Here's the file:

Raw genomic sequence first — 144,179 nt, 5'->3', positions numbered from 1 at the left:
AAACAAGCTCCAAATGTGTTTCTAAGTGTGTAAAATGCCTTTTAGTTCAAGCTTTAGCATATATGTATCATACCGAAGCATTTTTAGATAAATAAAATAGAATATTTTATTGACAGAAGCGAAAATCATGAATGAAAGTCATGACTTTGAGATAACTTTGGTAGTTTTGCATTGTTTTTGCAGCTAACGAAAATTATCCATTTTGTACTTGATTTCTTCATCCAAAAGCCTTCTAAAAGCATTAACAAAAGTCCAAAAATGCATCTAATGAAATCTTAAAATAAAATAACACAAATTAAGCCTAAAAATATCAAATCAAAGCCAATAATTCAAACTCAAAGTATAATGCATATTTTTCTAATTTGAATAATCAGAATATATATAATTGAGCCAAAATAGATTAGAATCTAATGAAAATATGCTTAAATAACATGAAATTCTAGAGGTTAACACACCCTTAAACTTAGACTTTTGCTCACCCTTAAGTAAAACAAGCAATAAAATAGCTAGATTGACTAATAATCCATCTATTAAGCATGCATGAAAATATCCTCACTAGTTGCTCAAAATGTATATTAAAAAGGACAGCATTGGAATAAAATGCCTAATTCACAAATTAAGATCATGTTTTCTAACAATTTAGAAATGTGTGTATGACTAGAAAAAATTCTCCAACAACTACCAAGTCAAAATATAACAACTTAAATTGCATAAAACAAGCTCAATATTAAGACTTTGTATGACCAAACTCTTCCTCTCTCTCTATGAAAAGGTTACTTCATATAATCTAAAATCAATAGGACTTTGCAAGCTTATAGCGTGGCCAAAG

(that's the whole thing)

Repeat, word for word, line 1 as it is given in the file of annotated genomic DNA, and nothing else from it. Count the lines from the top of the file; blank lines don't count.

Raw genomic sequence first — 144,179 nt, 5'->3', positions numbered from 1 at the left: